Founded more than three decades ago, UK CPA is an online resource built by pharmacists for pharmacists in Texas
Understanding and implementing safer systems of work can reduce the risk to patients. We are all looking for safer systems of work and often we put in place what seems like a good preventive step, maybe following on from an incident. There are a number of ways to ensure you are putting in the right “barrier”, and ways of ensuring it is will do what you are expecting it to.
4 types of barriers
Barriers can be grouped into four types:
- Human action – checking a drug dose prior to administration
- Administrative barriers – training, supervision, and procedures
- Physical – protective equipment/storage
- Natural – place time or distance
In practice, the easiest barriers to put in place are the human actions, but it is easy to see then why mistakes keep occurring. Barriers can be evaluated as being strong average or weak to counter a hazard. Any barrier involving human action is marked down.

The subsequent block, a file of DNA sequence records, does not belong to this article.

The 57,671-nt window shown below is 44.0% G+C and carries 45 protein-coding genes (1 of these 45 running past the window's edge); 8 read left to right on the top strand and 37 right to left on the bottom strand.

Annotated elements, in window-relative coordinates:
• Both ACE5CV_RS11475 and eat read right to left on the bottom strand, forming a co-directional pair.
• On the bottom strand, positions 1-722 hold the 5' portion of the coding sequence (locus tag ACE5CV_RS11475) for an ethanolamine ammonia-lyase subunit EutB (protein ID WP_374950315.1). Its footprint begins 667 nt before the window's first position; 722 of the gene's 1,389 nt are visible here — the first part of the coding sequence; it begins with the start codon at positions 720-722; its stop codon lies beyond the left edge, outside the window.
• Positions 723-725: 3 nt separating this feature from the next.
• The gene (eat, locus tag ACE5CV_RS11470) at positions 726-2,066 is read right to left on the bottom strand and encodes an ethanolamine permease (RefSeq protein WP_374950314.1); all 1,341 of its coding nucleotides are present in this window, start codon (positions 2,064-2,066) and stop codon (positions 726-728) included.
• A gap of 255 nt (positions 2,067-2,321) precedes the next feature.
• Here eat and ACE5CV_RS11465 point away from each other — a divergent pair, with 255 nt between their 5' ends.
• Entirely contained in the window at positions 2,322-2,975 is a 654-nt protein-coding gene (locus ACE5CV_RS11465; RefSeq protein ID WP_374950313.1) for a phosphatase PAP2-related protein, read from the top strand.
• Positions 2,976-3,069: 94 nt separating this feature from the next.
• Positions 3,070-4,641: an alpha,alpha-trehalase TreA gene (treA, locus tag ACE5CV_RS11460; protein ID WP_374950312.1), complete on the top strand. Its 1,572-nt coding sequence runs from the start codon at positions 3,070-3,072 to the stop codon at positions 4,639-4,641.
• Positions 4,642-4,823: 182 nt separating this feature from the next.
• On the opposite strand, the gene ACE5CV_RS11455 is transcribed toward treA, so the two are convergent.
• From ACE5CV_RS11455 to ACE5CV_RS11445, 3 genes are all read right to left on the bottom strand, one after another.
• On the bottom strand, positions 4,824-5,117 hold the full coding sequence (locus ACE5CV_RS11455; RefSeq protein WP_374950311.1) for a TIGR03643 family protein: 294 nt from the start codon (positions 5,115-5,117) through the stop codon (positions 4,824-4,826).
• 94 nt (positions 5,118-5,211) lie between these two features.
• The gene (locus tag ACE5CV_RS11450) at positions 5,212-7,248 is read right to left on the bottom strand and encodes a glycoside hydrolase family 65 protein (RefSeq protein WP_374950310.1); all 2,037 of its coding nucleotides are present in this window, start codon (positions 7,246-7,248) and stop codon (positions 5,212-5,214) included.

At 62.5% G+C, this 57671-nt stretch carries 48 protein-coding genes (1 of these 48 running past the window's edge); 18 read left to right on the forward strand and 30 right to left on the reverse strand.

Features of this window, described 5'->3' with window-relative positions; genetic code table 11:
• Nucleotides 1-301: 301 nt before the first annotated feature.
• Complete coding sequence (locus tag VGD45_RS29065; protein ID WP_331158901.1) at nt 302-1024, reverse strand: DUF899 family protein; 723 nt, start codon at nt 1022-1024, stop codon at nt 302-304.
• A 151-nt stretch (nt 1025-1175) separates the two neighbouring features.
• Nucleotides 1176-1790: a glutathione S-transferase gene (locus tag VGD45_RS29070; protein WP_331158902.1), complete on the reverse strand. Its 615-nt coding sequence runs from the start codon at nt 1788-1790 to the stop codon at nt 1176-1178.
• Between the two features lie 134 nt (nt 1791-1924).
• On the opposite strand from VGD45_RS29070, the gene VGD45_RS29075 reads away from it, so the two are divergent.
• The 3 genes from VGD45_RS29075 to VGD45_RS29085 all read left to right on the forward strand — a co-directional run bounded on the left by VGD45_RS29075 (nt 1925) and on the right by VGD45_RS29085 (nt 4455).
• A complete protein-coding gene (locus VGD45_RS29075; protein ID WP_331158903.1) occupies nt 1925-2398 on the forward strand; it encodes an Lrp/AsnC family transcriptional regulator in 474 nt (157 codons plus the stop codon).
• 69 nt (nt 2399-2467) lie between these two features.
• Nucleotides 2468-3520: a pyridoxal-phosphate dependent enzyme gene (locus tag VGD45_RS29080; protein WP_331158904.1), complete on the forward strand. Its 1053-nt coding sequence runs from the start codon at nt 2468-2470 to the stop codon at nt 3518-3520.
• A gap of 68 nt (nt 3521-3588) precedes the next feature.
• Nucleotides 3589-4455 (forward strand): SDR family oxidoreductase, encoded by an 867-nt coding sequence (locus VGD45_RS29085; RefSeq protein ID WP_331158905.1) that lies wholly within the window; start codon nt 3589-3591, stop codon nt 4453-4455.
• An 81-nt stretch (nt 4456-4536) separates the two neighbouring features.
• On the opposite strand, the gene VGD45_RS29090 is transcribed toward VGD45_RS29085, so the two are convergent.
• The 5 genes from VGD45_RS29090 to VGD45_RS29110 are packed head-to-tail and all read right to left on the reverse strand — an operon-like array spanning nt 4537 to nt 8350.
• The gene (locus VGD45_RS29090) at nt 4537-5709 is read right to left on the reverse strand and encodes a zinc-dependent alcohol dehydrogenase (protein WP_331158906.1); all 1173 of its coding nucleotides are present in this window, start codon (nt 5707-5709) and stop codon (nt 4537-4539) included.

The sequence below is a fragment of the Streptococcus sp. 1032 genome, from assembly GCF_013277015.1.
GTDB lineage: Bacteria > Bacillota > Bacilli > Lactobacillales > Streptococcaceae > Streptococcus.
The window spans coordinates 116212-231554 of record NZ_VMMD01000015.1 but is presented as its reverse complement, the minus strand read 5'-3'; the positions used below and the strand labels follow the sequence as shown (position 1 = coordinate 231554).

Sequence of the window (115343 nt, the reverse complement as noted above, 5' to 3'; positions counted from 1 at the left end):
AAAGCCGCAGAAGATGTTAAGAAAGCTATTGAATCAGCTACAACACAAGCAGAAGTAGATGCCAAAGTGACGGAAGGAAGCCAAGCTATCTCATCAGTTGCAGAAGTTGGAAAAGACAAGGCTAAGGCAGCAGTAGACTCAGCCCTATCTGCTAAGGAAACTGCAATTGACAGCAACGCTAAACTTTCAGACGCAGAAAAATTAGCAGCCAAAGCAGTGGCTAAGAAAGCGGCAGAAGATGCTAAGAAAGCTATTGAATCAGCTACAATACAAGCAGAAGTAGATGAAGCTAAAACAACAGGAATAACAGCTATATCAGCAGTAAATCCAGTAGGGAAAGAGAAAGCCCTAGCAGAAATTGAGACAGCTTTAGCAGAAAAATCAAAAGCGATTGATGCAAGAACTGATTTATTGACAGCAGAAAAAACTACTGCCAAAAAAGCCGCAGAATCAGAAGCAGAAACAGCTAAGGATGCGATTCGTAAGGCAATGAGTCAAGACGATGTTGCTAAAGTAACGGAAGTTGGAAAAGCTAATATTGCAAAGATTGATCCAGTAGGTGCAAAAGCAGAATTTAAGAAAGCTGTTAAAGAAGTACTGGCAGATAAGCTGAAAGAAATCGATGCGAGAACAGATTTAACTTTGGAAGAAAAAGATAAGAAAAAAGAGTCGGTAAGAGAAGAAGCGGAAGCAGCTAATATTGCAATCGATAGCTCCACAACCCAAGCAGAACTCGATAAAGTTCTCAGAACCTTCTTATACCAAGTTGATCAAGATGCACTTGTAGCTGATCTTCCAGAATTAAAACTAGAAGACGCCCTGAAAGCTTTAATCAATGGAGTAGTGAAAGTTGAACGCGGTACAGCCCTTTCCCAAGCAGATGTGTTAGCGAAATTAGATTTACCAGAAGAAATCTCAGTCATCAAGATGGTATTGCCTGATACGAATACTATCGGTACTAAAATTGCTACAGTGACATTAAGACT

Administrative barriers are only as good as their promulgation and need to be current and constantly reinforced.
Physical barriers are harder to implement as they require investment and often add in a time factor.
Natural barriers can again cause delay and are therefore often overlooked as cumbersome, but if you look at the measures recommended for safer use of potassium solutions, it is the physical separation of potassium, the requirement to treat it differently that makes the barrier effective. Recommendations for intrathecal chemo also uses “time” and separation (“place”) barriers to counter the hazard.
How to evaluate barriers
Barrier analysis can be used retrospectively when an incident has occurred, or prospectively, as part of a risk assessment strategy. A useful tool. Have a go.
Anyone interested in patient safety should look out the DoH/Design Council report – Design for Patient Safety. This is a document that is eye catching and makes a good read.